OHSAA on future of state basketball at UD Arena: ‘We want to be here’

Credit: Name Test

Credit: Name Test

Two years into a three-year contract, the Ohio High School Athletic Association is happy to be playing its state basketball tournaments at UD Arena.

“This arena is built for something like what we’re doing,” said Doug Ute, executive director of the OHSAA.

Ute said talks about future contracts are always ongoing. And while nothing is official yet, he believes the future of the boys and girls tournaments will remain in Dayton. He said working with state venues on three-year contracts is something he expects to continue.

“We have a great relationship with (arena director) Scott DeBolt and his staff here and we want to be here,” Ute said. “And I think they want us here, and so we’ll make that happen. We welcome those talks about what comes after next year with the arena and visitors bureau.”

Previously the state tournament was hosted by Ohio State at the Schottenstein Center. During the Covid pandemic the girls and boys tournaments were relocated to UD Arena because of health regulations at the time in Columbus. Then UD won the bid the next year. Ohio State prefers to keep its arena open for potential use by its teams. The women’s basketball team hosted NCAA games this weekend.

The aesthetics and acoustics of the arena are important to the OHSAA, Ute said.

“It’s a basketball arena — it’s a beautiful arena,” he said. “I love this place because you get a girls crowd at 3,500, it sounds like there’s 7,000 people in here. And a boys crowd of six, seven, 8,000 like last night and it seems like it’s packed. You get to this level you want your kids to feel like they are in a high-class place, that they’re treated right. It’s a big-time experience for them. And it gets loud in here.”

Total attendance for the 12 games was 59,476 which averages to 4,956 per game. The largest crowd of 8,517 turned out Saturday for Centerville’s Division I semifinal against Pickerington Central. The next largest crowd was 6,439 for Saturday morning’s Columbus Africentric-Ottawa Glandorf game in Division III.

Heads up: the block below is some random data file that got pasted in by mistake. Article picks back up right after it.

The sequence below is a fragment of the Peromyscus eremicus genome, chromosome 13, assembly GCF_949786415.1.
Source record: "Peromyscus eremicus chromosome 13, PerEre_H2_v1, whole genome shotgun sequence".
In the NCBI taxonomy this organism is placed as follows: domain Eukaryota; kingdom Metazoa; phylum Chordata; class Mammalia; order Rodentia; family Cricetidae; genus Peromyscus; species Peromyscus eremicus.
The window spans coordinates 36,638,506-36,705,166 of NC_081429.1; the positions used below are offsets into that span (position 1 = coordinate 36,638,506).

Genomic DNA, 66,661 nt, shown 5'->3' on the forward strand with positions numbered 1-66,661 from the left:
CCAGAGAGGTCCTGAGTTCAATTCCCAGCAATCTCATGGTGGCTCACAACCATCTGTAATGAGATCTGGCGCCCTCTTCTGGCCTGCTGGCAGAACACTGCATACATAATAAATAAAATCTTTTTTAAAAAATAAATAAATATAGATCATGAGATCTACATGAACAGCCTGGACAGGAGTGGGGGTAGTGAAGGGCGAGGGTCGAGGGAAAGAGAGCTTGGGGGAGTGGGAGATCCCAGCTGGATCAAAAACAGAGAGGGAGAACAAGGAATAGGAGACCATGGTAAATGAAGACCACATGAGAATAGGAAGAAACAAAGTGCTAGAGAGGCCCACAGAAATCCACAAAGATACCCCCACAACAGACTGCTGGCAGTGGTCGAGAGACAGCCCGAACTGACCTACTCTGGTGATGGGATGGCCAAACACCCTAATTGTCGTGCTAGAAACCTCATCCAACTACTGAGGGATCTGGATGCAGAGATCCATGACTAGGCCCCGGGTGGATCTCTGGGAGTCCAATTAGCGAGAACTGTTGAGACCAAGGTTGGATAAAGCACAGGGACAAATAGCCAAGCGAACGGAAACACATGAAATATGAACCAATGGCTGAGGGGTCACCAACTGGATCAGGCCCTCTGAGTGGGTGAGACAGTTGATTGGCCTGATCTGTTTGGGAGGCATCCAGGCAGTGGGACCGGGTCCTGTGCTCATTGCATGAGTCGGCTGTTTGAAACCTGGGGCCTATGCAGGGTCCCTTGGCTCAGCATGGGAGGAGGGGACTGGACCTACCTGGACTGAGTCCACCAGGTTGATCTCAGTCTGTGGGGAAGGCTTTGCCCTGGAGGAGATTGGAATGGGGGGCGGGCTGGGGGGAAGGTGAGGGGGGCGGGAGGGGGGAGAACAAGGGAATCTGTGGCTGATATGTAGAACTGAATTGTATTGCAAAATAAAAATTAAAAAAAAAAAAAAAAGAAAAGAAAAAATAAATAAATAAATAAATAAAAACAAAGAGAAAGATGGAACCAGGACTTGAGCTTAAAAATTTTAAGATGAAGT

Friday morning’s Division II semifinal between Chaminade Julienne and Akron Buchtel was the fourth largest crowd at 5,262. The smallest draw was Saturday’s Division III semifinal between Cleveland Heights Lutheran East and Canal Winchester Harvest Prep at 3,641.

Northeast dominance: All four state champions hail from the same region.

Akron has two champions in Hoban in Division I and Buchtel in Division II. Cleveland Heights Lutheran East won Division III and Richmond Heights won its second straight title in Division IV. The Spartans are the 24th team to win consecutive titles.

Hoban won its second title. The other came in 1989. Buchtel won for the first time in its eighth trip. Lutheran East won for the third time since 2017 and fourth overall. Richmond Heights has two titles in four appearances since 2019.

Poll champions to state: For the seventh time, all of the Associated Press poll champions advanced to the state tournament.

This year it was Centerville in Division I, Columbus Bishop Ready in Division II, Ottawa-Glandorf in Division III and Richmond Heights in Division IV.

Only undefeated Richmond Heights won the state title, running over Convoy Crestview 70-26.

Winning big: Richmond Heights’ 44-point victory is the largest margin of victory in state finals history in any division. The previous record of 43 happened twice.

Cincinnati Mariemont defeated Philo 87-44 in 1953. Cincinnati Taft defeated Cleveland Central Catholic 95-52 in 2011.

Record futility: Crestview hit a half-court shot going into halftime of the Division IV final to trail 31-22. Then Richmond Heights held Crestview scoreless in the third quarter.

The only other time that’s happened since 1950 in a championship game was when Defiance Tinora failed to score in the first quarter against Cleveland Central Catholic in 2009. Catholic won 45-38.

Crestview’s 26 points weren’t the fewest in the small-school division. In 1930, Lancaster St. Mary’s defeated Proctorville-Rome 34-3. And in the big-school division, Lorain defeated Bellevue 15-14 in 1923.

Hot shooter: Richmond Heights sophomore Dorian Jones set a Division IV record championship game record with seven 3-pointers. He surpassed the previous record of six held by Todd Humrichouser of Worthington Christian set in 1994.

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